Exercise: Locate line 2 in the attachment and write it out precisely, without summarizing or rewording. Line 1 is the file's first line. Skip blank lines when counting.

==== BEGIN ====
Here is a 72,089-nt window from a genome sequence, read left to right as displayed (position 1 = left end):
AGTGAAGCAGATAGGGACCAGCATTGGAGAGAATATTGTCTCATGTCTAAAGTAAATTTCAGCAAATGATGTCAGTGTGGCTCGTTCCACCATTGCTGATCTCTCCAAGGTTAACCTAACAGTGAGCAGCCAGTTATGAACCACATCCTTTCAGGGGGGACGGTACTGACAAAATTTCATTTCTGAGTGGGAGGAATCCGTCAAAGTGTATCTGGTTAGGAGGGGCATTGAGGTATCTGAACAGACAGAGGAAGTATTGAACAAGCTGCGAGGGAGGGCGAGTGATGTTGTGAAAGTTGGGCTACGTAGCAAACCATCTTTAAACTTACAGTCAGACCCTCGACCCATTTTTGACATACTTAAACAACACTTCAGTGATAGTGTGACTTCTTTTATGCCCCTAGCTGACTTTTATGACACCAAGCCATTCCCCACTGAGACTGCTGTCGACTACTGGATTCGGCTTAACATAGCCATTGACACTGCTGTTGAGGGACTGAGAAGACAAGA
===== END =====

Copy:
AGTGAAGCAGATAGGGACCAGCATTGGAGAGAATATTGTCTCATGTCTAAAGTAAATTTCAGCAAATGATGTCAGTGTGGCTCGTTCCACCATTGCTGATCTCTCCAAGGTTAACCTAACAGTGAGCAGCCAGTTATGAACCACATCCTTTCAGGGGGGACGGTACTGACAAAATTTCATTTCTGAGTGGGAGGAATCCGTCAAAGTGTATCTGGTTAGGAGGGGCATTGAGGTATCTGAACAGACAGAGGAAGTATTGAACAAGCTGCGAGGGAGGGCGAGTGATGTTGTGAAAGTTGGGCTACGTAGCAAACCATCTTTAAACTTACAGTCAGACCCTCGACCCATTTTTGACATACTTAAACAACACTTCAGTGATAGTGTGACTTCTTTTATGCCCCTAGCTGACTTTTATGACACCAAGCCATTCCCCACTGAGACTGCTGTCGACTACTGGATTCGGCTTAACATAGCCATTGACACTGCTGTTGAGGGACTGAGAAGACAAGA